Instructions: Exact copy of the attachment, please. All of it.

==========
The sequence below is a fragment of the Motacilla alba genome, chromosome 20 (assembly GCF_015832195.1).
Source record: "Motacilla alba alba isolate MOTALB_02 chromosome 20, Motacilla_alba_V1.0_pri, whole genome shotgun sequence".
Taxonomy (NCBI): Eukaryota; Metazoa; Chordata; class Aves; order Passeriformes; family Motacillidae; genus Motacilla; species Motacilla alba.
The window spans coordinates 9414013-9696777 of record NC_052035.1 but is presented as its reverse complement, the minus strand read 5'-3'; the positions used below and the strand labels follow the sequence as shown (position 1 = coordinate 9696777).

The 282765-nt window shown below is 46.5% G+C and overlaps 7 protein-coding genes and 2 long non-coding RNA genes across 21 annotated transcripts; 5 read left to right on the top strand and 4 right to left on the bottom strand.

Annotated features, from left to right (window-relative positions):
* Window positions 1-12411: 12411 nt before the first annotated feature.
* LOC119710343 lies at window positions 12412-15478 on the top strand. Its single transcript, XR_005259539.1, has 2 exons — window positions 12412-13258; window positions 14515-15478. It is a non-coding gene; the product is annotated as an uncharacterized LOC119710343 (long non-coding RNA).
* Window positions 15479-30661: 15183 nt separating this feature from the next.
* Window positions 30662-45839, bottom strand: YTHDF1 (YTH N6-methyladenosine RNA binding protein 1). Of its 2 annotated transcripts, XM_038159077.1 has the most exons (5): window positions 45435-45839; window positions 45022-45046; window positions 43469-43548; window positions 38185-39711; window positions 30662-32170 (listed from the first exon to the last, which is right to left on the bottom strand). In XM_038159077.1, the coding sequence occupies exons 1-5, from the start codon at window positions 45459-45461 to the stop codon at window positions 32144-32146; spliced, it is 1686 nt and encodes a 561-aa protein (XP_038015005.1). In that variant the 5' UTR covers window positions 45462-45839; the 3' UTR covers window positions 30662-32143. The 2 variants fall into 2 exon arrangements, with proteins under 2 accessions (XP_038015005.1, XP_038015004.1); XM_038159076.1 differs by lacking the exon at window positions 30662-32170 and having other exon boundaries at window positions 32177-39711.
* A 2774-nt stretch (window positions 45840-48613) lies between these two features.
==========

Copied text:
The sequence below is a fragment of the Motacilla alba genome, chromosome 20 (assembly GCF_015832195.1).
Source record: "Motacilla alba alba isolate MOTALB_02 chromosome 20, Motacilla_alba_V1.0_pri, whole genome shotgun sequence".
Taxonomy (NCBI): Eukaryota; Metazoa; Chordata; class Aves; order Passeriformes; family Motacillidae; genus Motacilla; species Motacilla alba.
The window spans coordinates 9414013-9696777 of record NC_052035.1 but is presented as its reverse complement, the minus strand read 5'-3'; the positions used below and the strand labels follow the sequence as shown (position 1 = coordinate 9696777).

The 282765-nt window shown below is 46.5% G+C and overlaps 7 protein-coding genes and 2 long non-coding RNA genes across 21 annotated transcripts; 5 read left to right on the top strand and 4 right to left on the bottom strand.

Annotated features, from left to right (window-relative positions):
* Window positions 1-12411: 12411 nt before the first annotated feature.
* LOC119710343 lies at window positions 12412-15478 on the top strand. Its single transcript, XR_005259539.1, has 2 exons — window positions 12412-13258; window positions 14515-15478. It is a non-coding gene; the product is annotated as an uncharacterized LOC119710343 (long non-coding RNA).
* Window positions 15479-30661: 15183 nt separating this feature from the next.
* Window positions 30662-45839, bottom strand: YTHDF1 (YTH N6-methyladenosine RNA binding protein 1). Of its 2 annotated transcripts, XM_038159077.1 has the most exons (5): window positions 45435-45839; window positions 45022-45046; window positions 43469-43548; window positions 38185-39711; window positions 30662-32170 (listed from the first exon to the last, which is right to left on the bottom strand). In XM_038159077.1, the coding sequence occupies exons 1-5, from the start codon at window positions 45459-45461 to the stop codon at window positions 32144-32146; spliced, it is 1686 nt and encodes a 561-aa protein (XP_038015005.1). In that variant the 5' UTR covers window positions 45462-45839; the 3' UTR covers window positions 30662-32143. The 2 variants fall into 2 exon arrangements, with proteins under 2 accessions (XP_038015005.1, XP_038015004.1); XM_038159076.1 differs by lacking the exon at window positions 30662-32170 and having other exon boundaries at window positions 32177-39711.
* A 2774-nt stretch (window positions 45840-48613) lies between these two features.